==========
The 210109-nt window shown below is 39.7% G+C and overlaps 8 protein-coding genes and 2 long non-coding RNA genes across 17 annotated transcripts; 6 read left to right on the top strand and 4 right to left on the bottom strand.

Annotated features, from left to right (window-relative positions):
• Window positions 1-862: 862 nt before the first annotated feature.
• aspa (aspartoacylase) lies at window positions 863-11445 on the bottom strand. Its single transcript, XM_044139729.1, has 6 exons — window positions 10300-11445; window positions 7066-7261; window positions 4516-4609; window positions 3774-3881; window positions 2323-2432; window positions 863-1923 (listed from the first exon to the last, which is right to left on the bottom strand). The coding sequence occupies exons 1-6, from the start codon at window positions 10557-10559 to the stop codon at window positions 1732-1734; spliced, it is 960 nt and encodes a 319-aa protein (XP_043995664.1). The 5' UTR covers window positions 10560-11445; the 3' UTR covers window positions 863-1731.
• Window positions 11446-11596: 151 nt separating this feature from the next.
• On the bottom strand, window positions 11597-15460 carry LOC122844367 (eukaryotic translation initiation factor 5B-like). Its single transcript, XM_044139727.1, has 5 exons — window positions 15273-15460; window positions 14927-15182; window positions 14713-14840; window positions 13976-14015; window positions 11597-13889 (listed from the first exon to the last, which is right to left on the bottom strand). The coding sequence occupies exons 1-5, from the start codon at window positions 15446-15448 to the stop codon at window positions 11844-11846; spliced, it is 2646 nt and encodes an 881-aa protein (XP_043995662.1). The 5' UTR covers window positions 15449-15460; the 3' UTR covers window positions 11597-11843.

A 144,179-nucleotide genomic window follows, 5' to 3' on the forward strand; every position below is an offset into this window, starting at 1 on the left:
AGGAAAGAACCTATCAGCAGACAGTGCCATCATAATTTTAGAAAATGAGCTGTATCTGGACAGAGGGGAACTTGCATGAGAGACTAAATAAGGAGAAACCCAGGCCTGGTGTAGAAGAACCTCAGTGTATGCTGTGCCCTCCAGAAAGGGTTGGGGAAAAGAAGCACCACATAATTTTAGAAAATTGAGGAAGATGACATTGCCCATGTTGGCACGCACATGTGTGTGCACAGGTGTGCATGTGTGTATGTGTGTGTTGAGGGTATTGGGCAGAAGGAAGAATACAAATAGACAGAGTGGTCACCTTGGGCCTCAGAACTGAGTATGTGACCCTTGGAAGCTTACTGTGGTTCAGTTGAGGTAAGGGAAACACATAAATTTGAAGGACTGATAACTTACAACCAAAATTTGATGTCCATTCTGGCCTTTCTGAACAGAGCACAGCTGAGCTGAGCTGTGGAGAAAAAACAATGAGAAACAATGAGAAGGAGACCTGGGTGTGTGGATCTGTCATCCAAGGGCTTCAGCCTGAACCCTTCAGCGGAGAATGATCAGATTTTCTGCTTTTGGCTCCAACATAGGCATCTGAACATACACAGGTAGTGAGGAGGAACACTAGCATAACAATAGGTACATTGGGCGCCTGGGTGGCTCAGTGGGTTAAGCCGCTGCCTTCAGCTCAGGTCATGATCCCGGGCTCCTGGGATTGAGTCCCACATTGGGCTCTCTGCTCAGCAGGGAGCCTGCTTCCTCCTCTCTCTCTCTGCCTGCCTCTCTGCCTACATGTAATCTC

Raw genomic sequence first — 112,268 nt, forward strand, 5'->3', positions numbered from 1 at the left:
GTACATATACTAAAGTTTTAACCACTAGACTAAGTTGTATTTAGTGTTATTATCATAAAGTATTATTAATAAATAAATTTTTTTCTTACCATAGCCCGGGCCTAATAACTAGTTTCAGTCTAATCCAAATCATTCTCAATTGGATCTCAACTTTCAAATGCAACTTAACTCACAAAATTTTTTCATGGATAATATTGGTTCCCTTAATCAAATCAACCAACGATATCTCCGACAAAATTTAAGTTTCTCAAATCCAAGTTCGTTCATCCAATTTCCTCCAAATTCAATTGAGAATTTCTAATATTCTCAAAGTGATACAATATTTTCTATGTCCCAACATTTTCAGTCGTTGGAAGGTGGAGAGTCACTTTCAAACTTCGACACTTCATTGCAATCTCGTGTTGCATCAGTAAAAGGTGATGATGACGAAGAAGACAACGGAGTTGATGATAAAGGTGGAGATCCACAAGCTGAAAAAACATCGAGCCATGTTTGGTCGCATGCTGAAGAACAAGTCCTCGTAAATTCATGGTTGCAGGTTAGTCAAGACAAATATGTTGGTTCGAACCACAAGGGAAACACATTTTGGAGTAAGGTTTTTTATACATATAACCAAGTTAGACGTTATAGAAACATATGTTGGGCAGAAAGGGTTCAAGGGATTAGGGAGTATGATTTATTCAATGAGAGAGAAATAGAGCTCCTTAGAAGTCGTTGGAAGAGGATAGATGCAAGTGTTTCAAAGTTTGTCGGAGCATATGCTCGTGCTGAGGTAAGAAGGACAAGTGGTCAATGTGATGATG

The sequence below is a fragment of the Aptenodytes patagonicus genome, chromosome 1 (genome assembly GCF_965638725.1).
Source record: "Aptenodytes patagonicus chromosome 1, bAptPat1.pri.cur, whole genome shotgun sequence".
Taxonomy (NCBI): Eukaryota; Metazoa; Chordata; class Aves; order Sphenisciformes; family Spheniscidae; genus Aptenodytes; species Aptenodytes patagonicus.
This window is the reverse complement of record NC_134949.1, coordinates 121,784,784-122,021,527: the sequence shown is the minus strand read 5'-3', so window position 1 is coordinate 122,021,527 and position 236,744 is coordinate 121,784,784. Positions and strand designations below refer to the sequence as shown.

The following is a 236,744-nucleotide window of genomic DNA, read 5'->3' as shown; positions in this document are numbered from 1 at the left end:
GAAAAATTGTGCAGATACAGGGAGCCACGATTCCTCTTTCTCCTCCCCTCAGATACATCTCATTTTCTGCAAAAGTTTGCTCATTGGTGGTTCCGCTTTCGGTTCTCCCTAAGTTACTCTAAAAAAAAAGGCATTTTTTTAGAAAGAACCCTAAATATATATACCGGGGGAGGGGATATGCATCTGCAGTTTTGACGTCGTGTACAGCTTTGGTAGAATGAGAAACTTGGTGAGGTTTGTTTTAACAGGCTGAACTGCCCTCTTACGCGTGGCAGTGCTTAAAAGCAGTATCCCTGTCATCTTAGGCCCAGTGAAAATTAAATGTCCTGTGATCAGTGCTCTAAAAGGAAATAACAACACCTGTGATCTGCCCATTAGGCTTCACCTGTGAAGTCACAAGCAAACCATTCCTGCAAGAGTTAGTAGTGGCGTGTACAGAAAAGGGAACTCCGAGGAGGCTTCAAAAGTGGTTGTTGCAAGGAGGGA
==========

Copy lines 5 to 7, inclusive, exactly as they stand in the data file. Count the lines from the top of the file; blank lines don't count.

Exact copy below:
• Window positions 11446-11596: 151 nt separating this feature from the next.
• On the bottom strand, window positions 11597-15460 carry LOC122844367 (eukaryotic translation initiation factor 5B-like). Its single transcript, XM_044139727.1, has 5 exons — window positions 15273-15460; window positions 14927-15182; window positions 14713-14840; window positions 13976-14015; window positions 11597-13889 (listed from the first exon to the last, which is right to left on the bottom strand). The coding sequence occupies exons 1-5, from the start codon at window positions 15446-15448 to the stop codon at window positions 11844-11846; spliced, it is 2646 nt and encodes an 881-aa protein (XP_043995662.1). The 5' UTR covers window positions 15449-15460; the 3' UTR covers window positions 11597-11843.

A 144,179-nucleotide genomic window follows, 5' to 3' on the forward strand; every position below is an offset into this window, starting at 1 on the left: